Swede plummets to death in balcony collapse

A man from Mariefred, central Sweden, has died after the balcony where he was standing with a friend gave way early on Sunday morning.

“A 52-year-old man has died. The woman is injured, she is being treated in hospital,” said Anette Wilhelmsson of the Södermanland county police to daily Aftonbladet.

A neighbour told the paper how the man had been standing on the balcony with a female friend, when it suddenly gave way and plummeted to the ground.

The police were unwilling to disclose any particulars to the paper regarding the fall but the neighbour said that he has been worried about the state of the balconies for a long time.

“Some of the railings aren’t even stuck to the wall and if you lean on them without knowing you can fall out,” the neighbour said to the paper.

According to the Swedish Union of Tenants (Hyresgästföreningen) the accident proves the need for new regulations of how new balconies are controlled.

“It just increases the impression that stricter rules should be put in place when it comes to checking the state of balconies,” said P-G Nyström, a union lawyer, told news agency TT.

The union was discussing the question already in 2010, when they wrote to National Board of Housing, Building and Planning (Boverket) demanding recurring controls of balconies.

”This is not a new question, it has happened before that balconies collapse. It happened in Skellefteå, two-three years ago. At that point we wrote to the agency. We made a comparison to the rules that apply for lifts and ventilation, which have rules that involve recurring inspections,“ Nyström said.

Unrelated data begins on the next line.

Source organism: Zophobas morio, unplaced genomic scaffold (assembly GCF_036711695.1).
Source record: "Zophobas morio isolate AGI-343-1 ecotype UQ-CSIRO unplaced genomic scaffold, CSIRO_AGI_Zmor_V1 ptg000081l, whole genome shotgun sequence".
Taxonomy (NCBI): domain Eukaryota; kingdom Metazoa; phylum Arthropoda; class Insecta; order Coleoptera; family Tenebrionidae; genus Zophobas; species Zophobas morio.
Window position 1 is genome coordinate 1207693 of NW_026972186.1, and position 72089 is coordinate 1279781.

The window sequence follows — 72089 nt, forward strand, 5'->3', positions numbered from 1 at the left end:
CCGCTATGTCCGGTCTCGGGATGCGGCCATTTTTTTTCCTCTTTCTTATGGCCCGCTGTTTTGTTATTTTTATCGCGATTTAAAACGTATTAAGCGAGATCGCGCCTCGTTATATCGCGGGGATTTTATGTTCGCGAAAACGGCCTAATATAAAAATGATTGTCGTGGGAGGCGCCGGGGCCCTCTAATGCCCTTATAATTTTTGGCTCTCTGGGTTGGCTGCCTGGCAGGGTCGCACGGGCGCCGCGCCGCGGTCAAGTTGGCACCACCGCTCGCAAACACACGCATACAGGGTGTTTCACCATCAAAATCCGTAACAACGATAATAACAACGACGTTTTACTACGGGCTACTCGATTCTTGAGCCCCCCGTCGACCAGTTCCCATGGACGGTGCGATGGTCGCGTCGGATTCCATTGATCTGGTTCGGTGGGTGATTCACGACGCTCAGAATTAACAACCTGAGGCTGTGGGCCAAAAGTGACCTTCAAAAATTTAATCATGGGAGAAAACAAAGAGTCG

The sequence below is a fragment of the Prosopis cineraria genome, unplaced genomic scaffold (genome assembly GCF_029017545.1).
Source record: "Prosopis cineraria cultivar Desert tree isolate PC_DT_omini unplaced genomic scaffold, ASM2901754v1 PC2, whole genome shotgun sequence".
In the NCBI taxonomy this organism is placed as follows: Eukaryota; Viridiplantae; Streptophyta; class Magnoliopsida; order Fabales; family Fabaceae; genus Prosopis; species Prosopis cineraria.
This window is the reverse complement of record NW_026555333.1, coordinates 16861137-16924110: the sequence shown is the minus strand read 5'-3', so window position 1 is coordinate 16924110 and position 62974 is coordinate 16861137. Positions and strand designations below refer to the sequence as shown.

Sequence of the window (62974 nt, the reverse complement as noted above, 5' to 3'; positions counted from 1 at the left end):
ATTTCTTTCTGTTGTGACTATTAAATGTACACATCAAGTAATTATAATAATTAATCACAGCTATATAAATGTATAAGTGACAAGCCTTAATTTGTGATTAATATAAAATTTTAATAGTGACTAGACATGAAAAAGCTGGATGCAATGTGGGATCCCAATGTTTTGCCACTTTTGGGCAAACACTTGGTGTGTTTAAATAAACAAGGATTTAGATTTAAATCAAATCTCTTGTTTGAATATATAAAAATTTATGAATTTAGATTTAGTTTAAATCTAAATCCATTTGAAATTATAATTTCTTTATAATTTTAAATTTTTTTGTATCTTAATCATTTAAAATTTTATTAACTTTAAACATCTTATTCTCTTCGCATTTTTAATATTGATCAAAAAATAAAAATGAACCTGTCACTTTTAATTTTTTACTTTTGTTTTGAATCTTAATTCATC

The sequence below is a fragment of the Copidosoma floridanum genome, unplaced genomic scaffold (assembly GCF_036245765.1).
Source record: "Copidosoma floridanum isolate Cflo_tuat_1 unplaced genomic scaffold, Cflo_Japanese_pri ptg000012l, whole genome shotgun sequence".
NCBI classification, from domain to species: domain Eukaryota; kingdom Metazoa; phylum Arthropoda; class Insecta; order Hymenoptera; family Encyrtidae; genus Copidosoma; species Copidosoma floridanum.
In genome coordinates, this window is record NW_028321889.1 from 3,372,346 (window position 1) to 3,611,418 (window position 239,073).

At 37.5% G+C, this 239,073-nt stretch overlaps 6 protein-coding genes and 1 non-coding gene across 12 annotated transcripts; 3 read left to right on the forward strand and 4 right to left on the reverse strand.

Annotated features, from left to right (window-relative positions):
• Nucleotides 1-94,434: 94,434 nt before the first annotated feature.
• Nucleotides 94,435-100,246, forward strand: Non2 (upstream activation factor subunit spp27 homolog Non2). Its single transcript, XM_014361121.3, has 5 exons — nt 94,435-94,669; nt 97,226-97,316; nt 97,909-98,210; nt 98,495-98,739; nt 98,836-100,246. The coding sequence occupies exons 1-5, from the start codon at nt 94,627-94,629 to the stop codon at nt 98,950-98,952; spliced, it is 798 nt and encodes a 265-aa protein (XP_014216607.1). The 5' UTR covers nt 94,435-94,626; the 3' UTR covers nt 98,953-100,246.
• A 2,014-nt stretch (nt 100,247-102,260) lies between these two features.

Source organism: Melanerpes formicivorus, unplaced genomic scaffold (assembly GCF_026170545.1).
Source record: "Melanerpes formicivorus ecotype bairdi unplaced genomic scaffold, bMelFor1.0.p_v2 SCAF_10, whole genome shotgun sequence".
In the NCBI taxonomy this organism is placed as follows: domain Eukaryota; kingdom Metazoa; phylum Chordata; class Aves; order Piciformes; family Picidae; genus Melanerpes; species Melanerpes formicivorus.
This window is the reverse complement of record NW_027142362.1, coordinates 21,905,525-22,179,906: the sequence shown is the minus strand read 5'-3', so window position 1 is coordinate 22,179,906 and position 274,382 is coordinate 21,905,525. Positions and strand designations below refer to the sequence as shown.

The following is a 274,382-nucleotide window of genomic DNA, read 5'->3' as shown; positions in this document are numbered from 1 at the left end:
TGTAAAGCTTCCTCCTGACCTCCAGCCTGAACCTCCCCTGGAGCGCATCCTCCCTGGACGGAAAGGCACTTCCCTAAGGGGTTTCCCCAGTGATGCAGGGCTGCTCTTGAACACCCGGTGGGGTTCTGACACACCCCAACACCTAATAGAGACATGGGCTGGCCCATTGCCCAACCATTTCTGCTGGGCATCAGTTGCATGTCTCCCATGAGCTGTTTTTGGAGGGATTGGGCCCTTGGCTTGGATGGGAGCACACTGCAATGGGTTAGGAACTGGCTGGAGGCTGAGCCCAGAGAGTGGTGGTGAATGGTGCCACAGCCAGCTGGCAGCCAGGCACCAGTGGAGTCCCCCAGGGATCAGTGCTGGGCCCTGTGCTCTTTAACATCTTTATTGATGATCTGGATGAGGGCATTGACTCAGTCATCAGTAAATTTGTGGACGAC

However, the agency ruled that the need to inspect lifts and ventilations systems differed on many counts from that of balconies, and the suggestion was rejected.

A report has been filed and police have now started an investigation into the balcony collapse but so far no one is under suspicion for causing the man’s death and the injuries sustained by the woman.

“This is what we must investigate, if someone has neglected to do something,” said Wilhelmsson to Aftonbladet.

Residents in the building are still shocked by what has happened.

“It is terrible,” the neighbour told the paper.

TT/Rebecca Martin

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Swedish police remove sculpture mistaken for suicide victim

Police on the island of Gotland removed a public sculpture from the Galgberget nature reserve near Visby on the grounds that it is just too creepy.

Swedish police remove sculpture mistaken for suicide victim
The gallows at Galgeberget. Photo: Artifex/WikiCommons
According to local news site Hela Gotland, someone was out for a stroll on Galgeberget (the Gallows Hill) on Wednesday when they saw what they thought was a body hanging after a suicide. Local police were contacted but when they went to investigate they instead found a sculpture by artist Jessica Lundeberg. 
The artwork, entitled ‘The Watcher in the Woods’, is a partially transparent plate sculpture that looks like a spooky little girl. 
Despite discovering that the suspected suicide victim was actually artwork, police determined that Lundeberg’s piece could scare others and thus took the sculpture down. 
“It was decided that if it were to remain, more people would likely be frightened in the same way,” Gotland police spokesman Ayman Aboulaich told Radio P4 Gotland. 
Lundeberg told Hela Gotland that the sculpture has been at Galgeberget since a public art project last summer and that this was the first time it had caused any concern. She said ‘The Watcher in the Woods’ was the only piece that was allowed to remain after the end of the project. But now it is there no more. 
Lundeberg has taken the sculpture back to her studio. While she hopes it will eventually return to Galgeberget, the artist told Hela Gotland it seems unlikely.  
She said that the sculpture was damaged by police. 
“It was ragged, dismantled and broken. I was horrified when I saw it,” she said. 
Police have reportedly promised to pay any necessary repair costs.
Although the person who reported the sculpture to the police has not spoken with the media, their jump to conclusions could perhaps be attributed to the nature reserve’s macabre history. Galgeberget is still home to gallows that were used to hang criminals for centuries. The last execution to be held at the site was in 1845, according to Hela Gotland